Deputy president David Mabuza told the National Assembly in Parliament on Thursday afternoon that the committee on land reform, which he chairs, was fundamentally opposed to land reform that would leave farms derelict and unproductive.
Mabuza was replying orally to questions in the National Assembly. His remarks come as opposition parties prepare to contest Parliament’s decision to adopt a report on the need to amend Section 25 of the Constitution to allow for the expropriation of land without compensation.
The original question came from African National Congress MP Machwene Semenya, who asked Mabuza to explain the activities and achievements of government, through the National Food and Nutritional Security Coordinating Committee, in food security programmes.
Mabuza said South Africans should not be allowed to forget that the dispossession of black people during apartheid led to economic imbalances that still persist today, because landlessness and disproportionate exclusion from the formal agriculture sector was not adequately addressed.
"This land reform process, at its centre, aims to address historical imbalances.
"We acknowledge this. However, as a country, we have chosen to reconcile and build one nation. We recognise the diversity of our people. Going forward, we must respect the tenets enshrined in the Constitution," said Mabuza.
In a supplementary question, Democratic Alliance MP Peter Robertson said that many well-intended policies of the ANC became fodder for plunderers, and challenged the deputy president to convince him that land reform wouldn't be the same, with the added casualty of food security.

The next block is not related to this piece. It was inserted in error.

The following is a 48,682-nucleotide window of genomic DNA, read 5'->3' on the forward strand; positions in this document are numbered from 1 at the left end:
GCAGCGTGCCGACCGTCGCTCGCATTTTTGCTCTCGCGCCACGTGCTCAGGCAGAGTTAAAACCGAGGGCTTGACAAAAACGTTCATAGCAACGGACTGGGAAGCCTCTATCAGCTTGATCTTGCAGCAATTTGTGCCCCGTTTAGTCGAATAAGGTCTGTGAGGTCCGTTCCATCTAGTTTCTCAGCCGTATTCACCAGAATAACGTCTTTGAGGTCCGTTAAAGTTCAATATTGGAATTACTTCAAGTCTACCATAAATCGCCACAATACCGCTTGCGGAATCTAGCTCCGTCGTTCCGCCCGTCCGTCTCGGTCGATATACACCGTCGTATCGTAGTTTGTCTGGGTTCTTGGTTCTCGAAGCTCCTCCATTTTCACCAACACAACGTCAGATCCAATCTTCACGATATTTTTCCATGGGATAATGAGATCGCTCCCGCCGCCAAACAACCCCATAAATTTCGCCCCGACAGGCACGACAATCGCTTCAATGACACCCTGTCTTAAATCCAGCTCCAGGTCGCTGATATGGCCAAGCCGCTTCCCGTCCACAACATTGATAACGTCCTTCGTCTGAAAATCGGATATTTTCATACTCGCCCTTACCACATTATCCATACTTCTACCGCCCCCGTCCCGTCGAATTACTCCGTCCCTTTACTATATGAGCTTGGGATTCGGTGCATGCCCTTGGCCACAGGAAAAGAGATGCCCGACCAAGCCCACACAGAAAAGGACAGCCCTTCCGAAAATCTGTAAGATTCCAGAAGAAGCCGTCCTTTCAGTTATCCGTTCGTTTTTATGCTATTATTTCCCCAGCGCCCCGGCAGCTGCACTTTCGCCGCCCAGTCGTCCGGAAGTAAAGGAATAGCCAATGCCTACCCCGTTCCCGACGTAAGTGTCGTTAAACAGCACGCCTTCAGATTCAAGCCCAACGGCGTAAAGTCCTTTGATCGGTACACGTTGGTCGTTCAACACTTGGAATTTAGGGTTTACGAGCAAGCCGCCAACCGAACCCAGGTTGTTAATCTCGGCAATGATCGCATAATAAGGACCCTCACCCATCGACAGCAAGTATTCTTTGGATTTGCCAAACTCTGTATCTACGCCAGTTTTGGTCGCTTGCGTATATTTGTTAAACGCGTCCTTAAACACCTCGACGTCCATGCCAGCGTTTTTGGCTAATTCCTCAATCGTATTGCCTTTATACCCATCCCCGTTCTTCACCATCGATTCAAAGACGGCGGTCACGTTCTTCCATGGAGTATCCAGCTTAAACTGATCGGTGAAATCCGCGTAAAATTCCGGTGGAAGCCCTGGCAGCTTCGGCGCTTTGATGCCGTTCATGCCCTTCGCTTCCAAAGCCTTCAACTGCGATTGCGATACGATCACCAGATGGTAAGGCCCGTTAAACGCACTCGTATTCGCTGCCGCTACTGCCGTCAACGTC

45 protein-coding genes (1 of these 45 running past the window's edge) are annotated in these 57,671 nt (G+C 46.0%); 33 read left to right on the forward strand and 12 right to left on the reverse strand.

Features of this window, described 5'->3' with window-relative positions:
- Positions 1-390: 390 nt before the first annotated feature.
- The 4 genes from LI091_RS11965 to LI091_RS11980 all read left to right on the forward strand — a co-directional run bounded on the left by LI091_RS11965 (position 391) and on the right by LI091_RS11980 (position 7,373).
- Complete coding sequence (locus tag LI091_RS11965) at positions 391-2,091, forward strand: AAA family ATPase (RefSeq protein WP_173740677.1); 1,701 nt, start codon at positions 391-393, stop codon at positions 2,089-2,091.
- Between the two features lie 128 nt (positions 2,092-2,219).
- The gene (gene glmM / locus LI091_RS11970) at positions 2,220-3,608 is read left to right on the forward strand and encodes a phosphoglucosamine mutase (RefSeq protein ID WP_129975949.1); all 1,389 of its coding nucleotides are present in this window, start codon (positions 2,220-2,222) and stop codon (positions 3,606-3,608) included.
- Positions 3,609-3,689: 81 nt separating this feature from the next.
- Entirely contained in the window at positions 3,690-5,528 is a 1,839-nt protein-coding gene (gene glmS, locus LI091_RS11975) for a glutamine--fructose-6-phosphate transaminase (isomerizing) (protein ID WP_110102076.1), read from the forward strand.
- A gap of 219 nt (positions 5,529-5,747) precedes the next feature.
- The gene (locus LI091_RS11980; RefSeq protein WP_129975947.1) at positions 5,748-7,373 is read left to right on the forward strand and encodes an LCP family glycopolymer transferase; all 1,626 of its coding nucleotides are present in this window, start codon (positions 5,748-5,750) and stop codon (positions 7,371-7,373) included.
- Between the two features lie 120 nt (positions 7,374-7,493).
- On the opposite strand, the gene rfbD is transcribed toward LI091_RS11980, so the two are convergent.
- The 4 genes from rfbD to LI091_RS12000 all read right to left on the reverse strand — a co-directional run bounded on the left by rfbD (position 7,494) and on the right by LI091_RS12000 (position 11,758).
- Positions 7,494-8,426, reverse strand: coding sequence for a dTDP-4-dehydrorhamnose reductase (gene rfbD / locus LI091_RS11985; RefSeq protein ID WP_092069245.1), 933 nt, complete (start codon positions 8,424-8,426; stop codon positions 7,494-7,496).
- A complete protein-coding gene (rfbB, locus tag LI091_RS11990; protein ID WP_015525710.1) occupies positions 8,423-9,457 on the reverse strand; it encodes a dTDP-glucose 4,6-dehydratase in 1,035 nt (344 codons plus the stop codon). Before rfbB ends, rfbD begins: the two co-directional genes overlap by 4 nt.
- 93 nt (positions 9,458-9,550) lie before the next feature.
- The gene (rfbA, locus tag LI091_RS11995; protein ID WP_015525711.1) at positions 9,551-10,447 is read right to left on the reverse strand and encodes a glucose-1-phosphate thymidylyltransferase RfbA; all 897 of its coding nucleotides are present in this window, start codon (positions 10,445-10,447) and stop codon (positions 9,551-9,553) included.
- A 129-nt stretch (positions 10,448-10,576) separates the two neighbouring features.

"While you were the premier of Mpumalanga, R30m was misappropriated from a hospital. Given the failure rate of land reform initiatives that have taken place so far, what plans do you have to protect land reform objectives and safeguard food security?" Robertson asked.
ANC MP Justice Nguni called for a point of order, urging National Assembly Speaker Baleka Mbete to strike the supplementary question, as it was "a new question" and unrelated to the original one. Mbete affirmed the question's validity and asked Mabuza to answer.
"As government we have restored land. However, claimants come as groups and not individuals. That results in the land being claimed becoming unproductive. We should close gaps to ensure that those who are given land are empowered to till it," Mabuza said, explaining reform challenges.
Mabuza said while claims should be assessed on a case by case basis, it is important to give as much support as possible to farm beneficiaries to prevent farms from lying fallow. He said the committee has measures to support this.
"The committee of coordinating land reform that I chair [is] looking at unlocking barriers to land access and addressing unproductive land that has been redistributed. We are looking at regional support centres comprised of all spheres of government," said Mabuza.
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